He Ain’t Heavy – He’s My Brother

I discovered a rather interesting article in Physics-Astronomy the other day regarding a long lost friend of the solar system. I thought it would be nice to share as the piece relates the discovery of a star that appeared from the same cloud of gas and dust that formed our own Sun.

Of note is the hypothesis that this star – photographed recently for the very first time – might be warm enough to let life evolve. The finding couldn’t have been timelier. Why? For one thing, Neil deGrasse Tyson illustrated in a recent episode of Cosmos that the Sun – along with other stars – were all formed in a gigantic cloud of gas and dust called a nebula. Therefore, there must be quite a number of other “stellar siblings” moving around somewhere fairly near. Obvious isn’t it? BUT, to date none have ever been discovered.

Until now.

family

HD 162826, (Not a very friendly name – I know) was recognized to be one of these elusive siblings by Ivan Ramirez and his team at the University of Texas, Austin. If you want to find out how to spot this long-lost brother, you can. It’s positioned close to 110 light-years away in the constellation of Hercules and is about 15% more massive than our own Sun. Sadly, it’s not observable to the naked eye.

However, Ramirez’s team was able to match this star to our own by following up on 30 conceivable contenders. The stargazers used high-resolution spectroscopy to get an enhanced understanding of the chemical make-up of all 30 candidates. They also studied the orbits of these stars, specifically where they have been and where they are moving in their respective tracks about the center of the Milky Way Galaxy. Orbital calculations and chemical analysis narrowed the field of familial possibilities to just one. HD 162826.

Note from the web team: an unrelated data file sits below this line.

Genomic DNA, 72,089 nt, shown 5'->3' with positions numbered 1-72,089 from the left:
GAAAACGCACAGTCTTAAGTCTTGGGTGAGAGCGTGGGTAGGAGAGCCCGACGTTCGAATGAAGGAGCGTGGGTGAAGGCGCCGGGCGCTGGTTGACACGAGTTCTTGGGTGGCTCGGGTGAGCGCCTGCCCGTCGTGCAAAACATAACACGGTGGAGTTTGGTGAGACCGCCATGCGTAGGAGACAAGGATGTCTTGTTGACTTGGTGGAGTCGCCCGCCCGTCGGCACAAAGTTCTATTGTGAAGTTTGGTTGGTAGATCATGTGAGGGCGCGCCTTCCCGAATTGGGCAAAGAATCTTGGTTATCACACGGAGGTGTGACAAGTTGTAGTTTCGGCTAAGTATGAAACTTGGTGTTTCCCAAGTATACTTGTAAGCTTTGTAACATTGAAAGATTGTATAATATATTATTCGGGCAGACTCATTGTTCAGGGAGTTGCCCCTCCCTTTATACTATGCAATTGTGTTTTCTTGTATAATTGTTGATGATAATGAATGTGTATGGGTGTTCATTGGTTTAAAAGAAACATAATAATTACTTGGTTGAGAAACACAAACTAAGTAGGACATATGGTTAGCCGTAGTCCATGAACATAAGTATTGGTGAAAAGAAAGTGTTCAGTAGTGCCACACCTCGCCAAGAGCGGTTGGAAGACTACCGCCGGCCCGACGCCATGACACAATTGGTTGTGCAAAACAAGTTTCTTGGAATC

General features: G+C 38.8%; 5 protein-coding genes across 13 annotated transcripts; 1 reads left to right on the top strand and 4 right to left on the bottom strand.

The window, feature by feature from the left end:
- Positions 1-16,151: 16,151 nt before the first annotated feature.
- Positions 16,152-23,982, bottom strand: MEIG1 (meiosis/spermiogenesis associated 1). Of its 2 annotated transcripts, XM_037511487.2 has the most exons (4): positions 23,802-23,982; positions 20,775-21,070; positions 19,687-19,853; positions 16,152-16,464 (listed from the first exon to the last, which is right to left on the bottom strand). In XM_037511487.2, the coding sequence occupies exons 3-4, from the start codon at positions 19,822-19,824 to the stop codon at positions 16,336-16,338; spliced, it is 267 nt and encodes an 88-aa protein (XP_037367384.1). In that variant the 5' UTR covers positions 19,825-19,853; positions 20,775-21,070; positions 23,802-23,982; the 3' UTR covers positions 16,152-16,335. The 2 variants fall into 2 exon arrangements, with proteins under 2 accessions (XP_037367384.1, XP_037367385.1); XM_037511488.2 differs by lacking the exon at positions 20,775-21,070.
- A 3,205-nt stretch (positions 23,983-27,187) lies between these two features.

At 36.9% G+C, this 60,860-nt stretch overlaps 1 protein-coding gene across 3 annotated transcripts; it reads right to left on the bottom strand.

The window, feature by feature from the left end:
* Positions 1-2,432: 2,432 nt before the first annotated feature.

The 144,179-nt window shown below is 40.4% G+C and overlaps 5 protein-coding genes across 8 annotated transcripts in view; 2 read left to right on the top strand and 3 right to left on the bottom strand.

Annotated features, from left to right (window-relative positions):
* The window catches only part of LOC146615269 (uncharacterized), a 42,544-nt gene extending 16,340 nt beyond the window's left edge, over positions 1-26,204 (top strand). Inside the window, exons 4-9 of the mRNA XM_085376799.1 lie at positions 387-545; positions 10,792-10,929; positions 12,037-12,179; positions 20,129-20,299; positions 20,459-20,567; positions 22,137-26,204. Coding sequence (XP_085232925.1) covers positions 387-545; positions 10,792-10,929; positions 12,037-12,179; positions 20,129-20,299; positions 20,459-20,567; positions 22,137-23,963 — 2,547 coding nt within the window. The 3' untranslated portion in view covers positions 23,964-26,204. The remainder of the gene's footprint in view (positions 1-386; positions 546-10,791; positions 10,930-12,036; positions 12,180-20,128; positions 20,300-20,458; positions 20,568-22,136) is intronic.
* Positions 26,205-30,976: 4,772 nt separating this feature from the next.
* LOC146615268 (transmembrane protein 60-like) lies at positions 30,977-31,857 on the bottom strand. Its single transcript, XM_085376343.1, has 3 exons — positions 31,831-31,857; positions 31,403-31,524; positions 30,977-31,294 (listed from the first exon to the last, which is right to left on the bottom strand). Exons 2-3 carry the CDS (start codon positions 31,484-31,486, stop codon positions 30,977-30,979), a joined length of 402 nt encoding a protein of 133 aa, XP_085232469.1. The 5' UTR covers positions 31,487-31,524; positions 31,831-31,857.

HD 162826

Having been observed and studied for the best part of 15 years now, HD 162826 does not look to have any immense planets circling close to it. Nor does a Jupiter-like body exist at the utmost stretches of its solar system. Regardless, readings to date have not ruled out the possibility of the existence of smaller, earth-sized planets. According to Ivan Ramirez, there is a chance that if they do exist, these ‘brotherly’ hosts could support life.

Ivan Ramirez guesses that when these protostars were developing in their birth group, impacts could have knocked significant substance off their mass, and these remains could have voyaged between solar systems, taking the building blocks of life with them. He concluded, “So it could be argued that solar siblings are key candidates in the search for extraterrestrial life.”

Interesting news indeed, and a reminder of how little we know. For if it has taken us this long to establish only one possible relative amongst the vast ocean of stars inhabiting our galaxy, what other exciting discoveries await to be revealed.

Stay tuned…more updates soon.

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